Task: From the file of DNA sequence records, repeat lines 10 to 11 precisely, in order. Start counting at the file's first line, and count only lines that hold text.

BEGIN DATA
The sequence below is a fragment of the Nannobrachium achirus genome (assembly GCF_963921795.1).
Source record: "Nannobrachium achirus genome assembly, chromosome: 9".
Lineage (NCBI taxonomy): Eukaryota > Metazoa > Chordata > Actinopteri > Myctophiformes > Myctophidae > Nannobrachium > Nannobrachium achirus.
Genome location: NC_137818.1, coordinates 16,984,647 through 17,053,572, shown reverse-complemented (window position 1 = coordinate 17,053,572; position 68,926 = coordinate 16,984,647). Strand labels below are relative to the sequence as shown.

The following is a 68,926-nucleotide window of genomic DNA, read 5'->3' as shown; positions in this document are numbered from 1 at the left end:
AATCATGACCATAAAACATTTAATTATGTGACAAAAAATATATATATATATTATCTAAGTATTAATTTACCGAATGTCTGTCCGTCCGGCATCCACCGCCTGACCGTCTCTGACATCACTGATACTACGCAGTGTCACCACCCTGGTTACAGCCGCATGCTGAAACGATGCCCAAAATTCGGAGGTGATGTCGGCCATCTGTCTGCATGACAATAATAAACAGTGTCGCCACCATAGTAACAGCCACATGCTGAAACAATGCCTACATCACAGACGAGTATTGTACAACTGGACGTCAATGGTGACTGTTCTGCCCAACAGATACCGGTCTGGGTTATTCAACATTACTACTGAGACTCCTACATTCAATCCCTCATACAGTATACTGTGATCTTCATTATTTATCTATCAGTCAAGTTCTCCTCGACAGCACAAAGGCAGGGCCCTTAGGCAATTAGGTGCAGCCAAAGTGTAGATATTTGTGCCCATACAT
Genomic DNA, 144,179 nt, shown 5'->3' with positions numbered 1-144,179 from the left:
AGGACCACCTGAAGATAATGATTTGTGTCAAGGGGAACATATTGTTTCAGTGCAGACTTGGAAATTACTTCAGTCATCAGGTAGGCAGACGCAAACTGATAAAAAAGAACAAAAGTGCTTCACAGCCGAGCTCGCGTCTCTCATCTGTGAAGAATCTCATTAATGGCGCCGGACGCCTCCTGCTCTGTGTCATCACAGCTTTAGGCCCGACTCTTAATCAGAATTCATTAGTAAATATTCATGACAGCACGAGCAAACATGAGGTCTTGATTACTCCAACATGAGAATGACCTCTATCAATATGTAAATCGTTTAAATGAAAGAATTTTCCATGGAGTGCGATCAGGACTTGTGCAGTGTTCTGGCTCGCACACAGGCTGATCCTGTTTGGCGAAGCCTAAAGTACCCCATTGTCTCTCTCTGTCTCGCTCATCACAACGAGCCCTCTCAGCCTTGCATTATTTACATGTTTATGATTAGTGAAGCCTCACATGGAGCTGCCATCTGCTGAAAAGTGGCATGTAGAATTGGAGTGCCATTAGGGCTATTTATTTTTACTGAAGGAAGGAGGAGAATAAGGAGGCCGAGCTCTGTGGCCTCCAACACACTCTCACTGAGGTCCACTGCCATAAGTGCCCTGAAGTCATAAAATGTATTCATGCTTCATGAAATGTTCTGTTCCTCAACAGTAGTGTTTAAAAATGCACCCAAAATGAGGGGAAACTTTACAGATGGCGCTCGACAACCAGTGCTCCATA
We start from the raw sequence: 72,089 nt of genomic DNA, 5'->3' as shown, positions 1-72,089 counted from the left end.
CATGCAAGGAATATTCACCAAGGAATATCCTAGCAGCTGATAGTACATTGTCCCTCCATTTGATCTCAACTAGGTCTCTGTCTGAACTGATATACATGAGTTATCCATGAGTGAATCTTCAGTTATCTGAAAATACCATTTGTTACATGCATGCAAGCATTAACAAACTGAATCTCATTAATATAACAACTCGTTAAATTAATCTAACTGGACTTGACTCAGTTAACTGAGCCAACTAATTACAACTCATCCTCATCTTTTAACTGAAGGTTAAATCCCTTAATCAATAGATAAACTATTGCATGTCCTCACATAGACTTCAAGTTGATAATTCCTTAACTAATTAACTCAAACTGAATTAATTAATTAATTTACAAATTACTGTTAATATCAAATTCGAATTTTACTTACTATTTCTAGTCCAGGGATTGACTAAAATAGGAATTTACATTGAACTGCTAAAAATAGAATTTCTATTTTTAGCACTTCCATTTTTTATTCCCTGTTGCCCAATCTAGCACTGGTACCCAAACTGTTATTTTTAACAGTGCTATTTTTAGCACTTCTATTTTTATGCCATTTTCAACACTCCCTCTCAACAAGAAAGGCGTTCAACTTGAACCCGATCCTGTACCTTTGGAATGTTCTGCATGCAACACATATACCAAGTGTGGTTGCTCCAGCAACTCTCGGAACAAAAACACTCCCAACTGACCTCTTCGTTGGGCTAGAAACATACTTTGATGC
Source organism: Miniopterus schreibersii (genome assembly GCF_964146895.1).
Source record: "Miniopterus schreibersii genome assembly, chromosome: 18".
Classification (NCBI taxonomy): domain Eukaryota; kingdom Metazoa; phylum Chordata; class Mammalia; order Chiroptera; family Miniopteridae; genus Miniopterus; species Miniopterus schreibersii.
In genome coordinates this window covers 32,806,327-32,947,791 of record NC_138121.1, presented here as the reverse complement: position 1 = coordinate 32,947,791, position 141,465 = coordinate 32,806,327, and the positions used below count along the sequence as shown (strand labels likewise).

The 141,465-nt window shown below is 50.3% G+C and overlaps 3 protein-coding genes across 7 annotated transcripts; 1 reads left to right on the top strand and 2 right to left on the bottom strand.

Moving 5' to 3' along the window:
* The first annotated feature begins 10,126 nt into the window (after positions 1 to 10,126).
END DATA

CATGCAAGGAATATTCACCAAGGAATATCCTAGCAGCTGATAGTACATTGTCCCTCCATTTGATCTCAACTAGGTCTCTGTCTGAACTGATATACATGAGTTATCCATGAGTGAATCTTCAGTTATCTGAAAATACCATTTGTTACATGCATGCAAGCATTAACAAACTGAATCTCATTAATATAACAACTCGTTAAATTAATCTAACTGGACTTGACTCAGTTAACTGAGCCAACTAATTACAACTCATCCTCATCTTTTAACTGAAGGTTAAATCCCTTAATCAATAGATAAACTATTGCATGTCCTCACATAGACTTCAAGTTGATAATTCCTTAACTAATTAACTCAAACTGAATTAATTAATTAATTTACAAATTACTGTTAATATCAAATTCGAATTTTACTTACTATTTCTAGTCCAGGGATTGACTAAAATAGGAATTTACATTGAACTGCTAAAAATAGAATTTCTATTTTTAGCACTTCCATTTTTTATTCCCTGTTGCCCAATCTAGCACTGGTACCCAAACTGTTATTTTTAACAGTGCTATTTTTAGCACTTCTATTTTTATGCCATTTTCAACACTCCCTCTCAACAAGAAAGGCGTTCAACTTGAACCCGATCCTGTACCTTTGGAATGTTCTGCATGCAACACATATACCAAGTGTGGTTGCTCCAGCAACTCTCGGAACAAAAACACTCCCAACTGACCTCTTCGTTGGGCTAGAAACATACTTTGATGC
Source organism: Miniopterus schreibersii (genome assembly GCF_964146895.1).